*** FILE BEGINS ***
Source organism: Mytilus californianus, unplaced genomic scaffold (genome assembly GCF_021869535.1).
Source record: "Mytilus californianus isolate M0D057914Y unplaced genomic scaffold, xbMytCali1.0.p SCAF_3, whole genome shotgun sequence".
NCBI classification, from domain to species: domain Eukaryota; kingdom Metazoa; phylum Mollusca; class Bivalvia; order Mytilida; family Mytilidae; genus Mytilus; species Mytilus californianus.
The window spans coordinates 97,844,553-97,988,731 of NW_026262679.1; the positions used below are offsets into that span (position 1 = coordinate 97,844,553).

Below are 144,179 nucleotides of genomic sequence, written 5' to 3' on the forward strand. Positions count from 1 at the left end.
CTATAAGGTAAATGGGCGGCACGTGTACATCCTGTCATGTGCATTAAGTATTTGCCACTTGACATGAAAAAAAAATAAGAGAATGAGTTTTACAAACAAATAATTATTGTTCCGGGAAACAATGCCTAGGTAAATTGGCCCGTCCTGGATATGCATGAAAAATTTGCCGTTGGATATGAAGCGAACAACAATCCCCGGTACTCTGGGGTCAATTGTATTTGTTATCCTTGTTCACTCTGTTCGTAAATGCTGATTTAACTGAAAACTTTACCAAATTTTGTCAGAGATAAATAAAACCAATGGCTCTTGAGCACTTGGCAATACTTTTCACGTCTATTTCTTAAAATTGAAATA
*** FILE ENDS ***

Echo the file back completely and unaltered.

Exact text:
Source organism: Mytilus californianus, unplaced genomic scaffold (genome assembly GCF_021869535.1).
Source record: "Mytilus californianus isolate M0D057914Y unplaced genomic scaffold, xbMytCali1.0.p SCAF_3, whole genome shotgun sequence".
NCBI classification, from domain to species: domain Eukaryota; kingdom Metazoa; phylum Mollusca; class Bivalvia; order Mytilida; family Mytilidae; genus Mytilus; species Mytilus californianus.
The window spans coordinates 97,844,553-97,988,731 of NW_026262679.1; the positions used below are offsets into that span (position 1 = coordinate 97,844,553).

Below are 144,179 nucleotides of genomic sequence, written 5' to 3' on the forward strand. Positions count from 1 at the left end.
CTATAAGGTAAATGGGCGGCACGTGTACATCCTGTCATGTGCATTAAGTATTTGCCACTTGACATGAAAAAAAAATAAGAGAATGAGTTTTACAAACAAATAATTATTGTTCCGGGAAACAATGCCTAGGTAAATTGGCCCGTCCTGGATATGCATGAAAAATTTGCCGTTGGATATGAAGCGAACAACAATCCCCGGTACTCTGGGGTCAATTGTATTTGTTATCCTTGTTCACTCTGTTCGTAAATGCTGATTTAACTGAAAACTTTACCAAATTTTGTCAGAGATAAATAAAACCAATGGCTCTTGAGCACTTGGCAATACTTTTCACGTCTATTTCTTAAAATTGAAATA